You Can Learn Specialized First Aid To Better Address Mental Health

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You Can Learn Specialized First Aid To Better Address Mental Health
This mental health training isn't like a CPR class. Students don't learn linear skills to perform on mannequins. Instead, they run simulations.
SHOW TRANSCRIPT

Much is made of mental health's impact on mass violence, but more and more research shows the actual correlation is very limited. With that said, experts behind an August 2019 National Council of Behavioral Health report said we can still do more to address mental health issues. For individuals, they recommend Mental Health First Aid training.

"They ought to learn a little bit about some of these major mental disorders that we're talking about – schizophrenia bipolar disorder or schizoaffective disorder, these major conditions," Dr. Bechtold, Medical Director and VP Health Care & Integration Jefferson Center for Mental Health told Newsy. "They need to know what it looks like and they need to know how to bring in resources if the need arises. Nobody's envisioning that they need to intervene themselves that they need to treat it. They need to know though that if it's a dangerous situation and by that I mean, the individual isn't bringing risk to them but risk to him or herself.  You know they need to know how they can safely stabilize the situation and then mobilize resources."

Researcher Anthony Jorm and nurse Betty Kitchener started Mental Health First Aid in Australia in 2001. Jorm told Newsy they used controlled trials and scientific research to settle on training that would help adults understand mental illness and crisis.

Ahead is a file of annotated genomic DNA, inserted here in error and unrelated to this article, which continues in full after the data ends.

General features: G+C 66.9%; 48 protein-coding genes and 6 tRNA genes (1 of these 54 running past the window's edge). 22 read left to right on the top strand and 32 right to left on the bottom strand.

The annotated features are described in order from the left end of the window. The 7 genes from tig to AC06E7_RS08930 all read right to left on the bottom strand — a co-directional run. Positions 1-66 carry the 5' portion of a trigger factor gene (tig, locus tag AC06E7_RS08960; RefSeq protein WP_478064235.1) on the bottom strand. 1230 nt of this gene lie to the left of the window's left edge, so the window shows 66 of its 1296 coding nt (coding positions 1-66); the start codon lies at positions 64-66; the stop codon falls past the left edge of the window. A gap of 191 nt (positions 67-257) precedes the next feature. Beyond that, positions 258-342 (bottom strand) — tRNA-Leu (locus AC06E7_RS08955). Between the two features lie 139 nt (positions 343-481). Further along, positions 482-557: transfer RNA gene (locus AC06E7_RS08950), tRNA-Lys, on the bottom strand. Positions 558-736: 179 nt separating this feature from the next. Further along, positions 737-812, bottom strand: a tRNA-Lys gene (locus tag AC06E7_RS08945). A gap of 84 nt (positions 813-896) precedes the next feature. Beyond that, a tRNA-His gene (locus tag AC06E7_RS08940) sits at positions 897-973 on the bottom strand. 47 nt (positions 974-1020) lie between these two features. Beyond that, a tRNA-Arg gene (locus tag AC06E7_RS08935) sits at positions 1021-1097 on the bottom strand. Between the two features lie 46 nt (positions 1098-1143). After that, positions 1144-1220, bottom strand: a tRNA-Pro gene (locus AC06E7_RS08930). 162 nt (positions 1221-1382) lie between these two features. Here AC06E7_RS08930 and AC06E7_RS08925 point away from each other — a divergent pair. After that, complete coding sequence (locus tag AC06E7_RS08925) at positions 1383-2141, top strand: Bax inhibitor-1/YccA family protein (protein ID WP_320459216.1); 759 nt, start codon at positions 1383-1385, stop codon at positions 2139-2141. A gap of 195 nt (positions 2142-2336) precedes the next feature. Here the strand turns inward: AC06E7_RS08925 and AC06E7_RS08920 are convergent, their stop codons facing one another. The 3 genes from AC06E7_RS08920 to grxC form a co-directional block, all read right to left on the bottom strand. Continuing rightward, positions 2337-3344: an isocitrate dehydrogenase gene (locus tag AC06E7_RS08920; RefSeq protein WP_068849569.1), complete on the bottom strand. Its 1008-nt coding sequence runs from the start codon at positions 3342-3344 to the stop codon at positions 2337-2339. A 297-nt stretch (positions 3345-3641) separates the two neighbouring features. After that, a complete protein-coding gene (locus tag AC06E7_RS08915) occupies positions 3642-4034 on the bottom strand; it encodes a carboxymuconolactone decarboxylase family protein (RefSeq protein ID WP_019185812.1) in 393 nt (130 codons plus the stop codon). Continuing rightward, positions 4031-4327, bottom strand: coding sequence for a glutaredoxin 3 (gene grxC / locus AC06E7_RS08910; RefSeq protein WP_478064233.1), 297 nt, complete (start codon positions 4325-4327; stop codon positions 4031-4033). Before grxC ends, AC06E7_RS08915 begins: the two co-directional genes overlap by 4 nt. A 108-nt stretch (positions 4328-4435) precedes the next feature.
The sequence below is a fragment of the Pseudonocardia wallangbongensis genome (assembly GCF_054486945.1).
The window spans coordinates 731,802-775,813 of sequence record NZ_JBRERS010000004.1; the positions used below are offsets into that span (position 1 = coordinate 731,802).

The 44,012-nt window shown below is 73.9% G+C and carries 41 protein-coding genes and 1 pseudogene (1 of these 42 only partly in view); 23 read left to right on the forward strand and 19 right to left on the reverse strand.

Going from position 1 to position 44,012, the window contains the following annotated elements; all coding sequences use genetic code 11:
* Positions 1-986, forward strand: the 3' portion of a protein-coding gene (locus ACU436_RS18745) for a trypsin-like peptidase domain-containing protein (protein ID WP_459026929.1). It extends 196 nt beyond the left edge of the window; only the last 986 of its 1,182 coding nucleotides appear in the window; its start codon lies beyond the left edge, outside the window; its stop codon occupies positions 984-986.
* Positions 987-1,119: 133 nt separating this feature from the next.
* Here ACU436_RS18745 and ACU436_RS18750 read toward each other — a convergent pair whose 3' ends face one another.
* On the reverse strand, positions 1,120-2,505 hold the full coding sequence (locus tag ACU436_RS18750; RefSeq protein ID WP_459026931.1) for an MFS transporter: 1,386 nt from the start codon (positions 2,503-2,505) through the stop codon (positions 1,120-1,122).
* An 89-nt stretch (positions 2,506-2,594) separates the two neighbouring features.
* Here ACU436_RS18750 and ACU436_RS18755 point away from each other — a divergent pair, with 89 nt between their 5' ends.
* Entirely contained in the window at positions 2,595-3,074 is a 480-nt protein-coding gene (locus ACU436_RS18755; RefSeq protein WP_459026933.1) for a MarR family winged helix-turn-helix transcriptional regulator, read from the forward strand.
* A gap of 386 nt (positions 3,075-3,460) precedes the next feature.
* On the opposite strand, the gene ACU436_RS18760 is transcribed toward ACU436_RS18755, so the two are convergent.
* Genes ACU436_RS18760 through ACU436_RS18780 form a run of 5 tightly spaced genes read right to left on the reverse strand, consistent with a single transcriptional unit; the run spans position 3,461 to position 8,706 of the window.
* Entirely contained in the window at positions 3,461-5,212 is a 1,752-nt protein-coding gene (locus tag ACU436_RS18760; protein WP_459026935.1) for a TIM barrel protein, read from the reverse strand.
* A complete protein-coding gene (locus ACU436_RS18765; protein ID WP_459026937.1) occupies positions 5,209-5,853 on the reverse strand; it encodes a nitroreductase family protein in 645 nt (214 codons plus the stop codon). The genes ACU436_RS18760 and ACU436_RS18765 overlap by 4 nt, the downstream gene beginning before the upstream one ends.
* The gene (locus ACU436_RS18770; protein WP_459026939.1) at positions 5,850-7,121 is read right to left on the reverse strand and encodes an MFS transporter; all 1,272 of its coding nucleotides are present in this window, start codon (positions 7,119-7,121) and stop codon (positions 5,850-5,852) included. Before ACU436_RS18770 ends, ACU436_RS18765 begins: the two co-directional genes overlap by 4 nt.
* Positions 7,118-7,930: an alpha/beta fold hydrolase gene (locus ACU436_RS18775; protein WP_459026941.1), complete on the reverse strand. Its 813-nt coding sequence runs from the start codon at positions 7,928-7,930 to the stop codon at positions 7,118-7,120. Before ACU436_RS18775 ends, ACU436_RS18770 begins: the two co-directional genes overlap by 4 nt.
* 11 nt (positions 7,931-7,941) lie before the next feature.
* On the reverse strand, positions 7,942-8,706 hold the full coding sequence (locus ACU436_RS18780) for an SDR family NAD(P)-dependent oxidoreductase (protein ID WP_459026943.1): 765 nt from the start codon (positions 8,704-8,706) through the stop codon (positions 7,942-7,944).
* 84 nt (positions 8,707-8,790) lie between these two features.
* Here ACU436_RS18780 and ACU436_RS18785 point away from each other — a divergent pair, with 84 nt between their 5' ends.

"Some recent research we've done in Australia showed that one of the major effects is that people are more willing to talk openly about suicidal feeling after doing mental health first aid training," Jorm told Newsy.

The training isn't like a CPR class. Students aren’t learning linear, concrete skills to perform on a mannequin. Instead, they run through simulations. They talk through different ways anxiety or depression presents itself. They decipher the impact that various physical and mental illnesses have on a patient's life. And they experience what it would be like to hear voices while you’re trying to concentrate on something else. 

"If you have these activities like you know, the hearing voices, you realize how hard it is for somebody to concentrate how disruptive this is and how distressing it could be for a person," Jorm said.

The class is meant for anyone. Some people take it so they can be there for their friends and family. Others use what they've learned to help patients every day.  

"I have family members and friends who go through these mental illnesses and suicidal tendencies and things like that. And it's nice to feel like there's a concrete way to address it and it's flexible enough that you can take person by person and sort of figure out what to do from there," said Lexi Francis, a student in the class.

The National Council for Behavioral Health says more than 325,000 (325,501) Americans have gone through one of these day-long trainings in 2019. Nearly 60 thousand (59,397) of them have come from specialized audiences like higher education professionals, veterans, or rural communities. But in almost every state, only about one percent or less of the population overall has taken a mental health first aid course. Experts and advocates hope more people sign up.

"Well I think everybody should take this course. Honestly I could absolutely see it being beneficial as sort of like a required course for high school. So yeah I absolutely think more people could take the course and benefit from it," Kaelble told Newsy.